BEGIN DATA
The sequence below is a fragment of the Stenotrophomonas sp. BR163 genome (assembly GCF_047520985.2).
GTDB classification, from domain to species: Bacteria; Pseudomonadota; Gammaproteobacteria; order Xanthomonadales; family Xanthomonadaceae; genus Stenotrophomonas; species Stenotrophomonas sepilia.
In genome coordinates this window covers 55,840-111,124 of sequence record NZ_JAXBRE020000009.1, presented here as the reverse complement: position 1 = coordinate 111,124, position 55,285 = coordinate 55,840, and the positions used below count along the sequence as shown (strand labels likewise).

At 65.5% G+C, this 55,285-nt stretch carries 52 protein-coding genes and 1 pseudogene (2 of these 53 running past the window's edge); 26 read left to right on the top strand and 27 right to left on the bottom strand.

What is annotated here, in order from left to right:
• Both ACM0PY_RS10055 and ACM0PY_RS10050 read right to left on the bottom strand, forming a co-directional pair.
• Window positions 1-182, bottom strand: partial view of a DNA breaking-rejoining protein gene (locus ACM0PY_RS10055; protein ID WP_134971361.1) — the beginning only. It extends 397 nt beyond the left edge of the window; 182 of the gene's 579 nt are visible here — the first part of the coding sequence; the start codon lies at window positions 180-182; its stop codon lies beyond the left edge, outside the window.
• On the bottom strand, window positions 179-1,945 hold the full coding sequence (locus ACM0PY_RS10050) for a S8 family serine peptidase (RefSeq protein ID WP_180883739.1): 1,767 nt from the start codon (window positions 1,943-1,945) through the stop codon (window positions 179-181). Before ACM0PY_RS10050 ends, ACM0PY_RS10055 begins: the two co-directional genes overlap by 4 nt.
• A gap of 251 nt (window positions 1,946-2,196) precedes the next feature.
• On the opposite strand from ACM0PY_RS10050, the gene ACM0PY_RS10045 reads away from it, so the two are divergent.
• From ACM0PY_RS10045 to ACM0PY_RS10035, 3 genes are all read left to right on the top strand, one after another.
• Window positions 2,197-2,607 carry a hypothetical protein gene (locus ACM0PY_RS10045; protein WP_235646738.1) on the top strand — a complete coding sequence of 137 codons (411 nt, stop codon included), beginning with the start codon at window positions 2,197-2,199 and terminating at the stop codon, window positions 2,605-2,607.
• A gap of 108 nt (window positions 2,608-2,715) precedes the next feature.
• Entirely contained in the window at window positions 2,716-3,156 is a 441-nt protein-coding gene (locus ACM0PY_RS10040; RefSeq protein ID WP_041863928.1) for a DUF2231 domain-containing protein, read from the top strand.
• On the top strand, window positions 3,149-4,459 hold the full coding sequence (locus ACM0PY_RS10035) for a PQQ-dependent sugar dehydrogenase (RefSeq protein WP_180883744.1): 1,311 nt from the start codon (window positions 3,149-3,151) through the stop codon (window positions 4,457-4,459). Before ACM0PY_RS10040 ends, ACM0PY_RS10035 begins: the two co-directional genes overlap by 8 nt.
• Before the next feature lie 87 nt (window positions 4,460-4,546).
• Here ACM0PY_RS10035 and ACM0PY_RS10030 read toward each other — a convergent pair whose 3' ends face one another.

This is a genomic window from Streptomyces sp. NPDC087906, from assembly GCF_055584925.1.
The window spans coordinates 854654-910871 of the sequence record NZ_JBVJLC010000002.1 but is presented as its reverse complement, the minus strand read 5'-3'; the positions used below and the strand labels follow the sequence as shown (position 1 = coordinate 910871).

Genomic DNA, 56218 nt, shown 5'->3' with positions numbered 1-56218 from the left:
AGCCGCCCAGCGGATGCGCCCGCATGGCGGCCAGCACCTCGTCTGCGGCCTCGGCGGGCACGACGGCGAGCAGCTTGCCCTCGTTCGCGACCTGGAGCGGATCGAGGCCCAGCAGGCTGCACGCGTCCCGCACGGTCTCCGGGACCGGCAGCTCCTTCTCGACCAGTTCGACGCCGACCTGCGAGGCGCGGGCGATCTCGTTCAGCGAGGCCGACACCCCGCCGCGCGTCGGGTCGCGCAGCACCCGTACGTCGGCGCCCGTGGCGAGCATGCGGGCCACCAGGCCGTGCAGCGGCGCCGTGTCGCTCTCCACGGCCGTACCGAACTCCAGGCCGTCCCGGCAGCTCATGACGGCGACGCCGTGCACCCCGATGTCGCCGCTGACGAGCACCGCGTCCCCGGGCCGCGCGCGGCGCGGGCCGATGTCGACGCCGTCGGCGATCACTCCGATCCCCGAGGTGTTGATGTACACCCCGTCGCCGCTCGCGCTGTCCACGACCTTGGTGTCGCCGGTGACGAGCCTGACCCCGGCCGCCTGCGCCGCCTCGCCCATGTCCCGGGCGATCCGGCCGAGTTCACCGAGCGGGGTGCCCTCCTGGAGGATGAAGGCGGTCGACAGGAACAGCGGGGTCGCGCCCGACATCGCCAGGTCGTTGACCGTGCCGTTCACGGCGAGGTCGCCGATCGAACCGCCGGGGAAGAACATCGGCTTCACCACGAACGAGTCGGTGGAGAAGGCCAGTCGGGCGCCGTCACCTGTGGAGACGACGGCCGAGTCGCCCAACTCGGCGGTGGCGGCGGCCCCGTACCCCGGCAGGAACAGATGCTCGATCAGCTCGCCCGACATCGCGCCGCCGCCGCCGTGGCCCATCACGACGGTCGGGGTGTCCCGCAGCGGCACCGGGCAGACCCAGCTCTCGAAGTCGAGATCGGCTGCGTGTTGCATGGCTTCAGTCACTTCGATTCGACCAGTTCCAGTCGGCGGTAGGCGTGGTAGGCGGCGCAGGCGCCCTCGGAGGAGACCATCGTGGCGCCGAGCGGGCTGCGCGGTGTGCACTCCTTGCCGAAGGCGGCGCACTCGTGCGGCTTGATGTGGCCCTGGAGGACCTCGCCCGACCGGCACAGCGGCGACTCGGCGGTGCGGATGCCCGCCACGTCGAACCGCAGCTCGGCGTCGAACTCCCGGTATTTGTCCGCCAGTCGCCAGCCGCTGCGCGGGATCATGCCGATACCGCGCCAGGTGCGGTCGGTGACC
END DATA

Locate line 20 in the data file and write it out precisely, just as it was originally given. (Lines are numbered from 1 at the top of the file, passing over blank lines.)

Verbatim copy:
Genomic DNA, 56218 nt, shown 5'->3' with positions numbered 1-56218 from the left: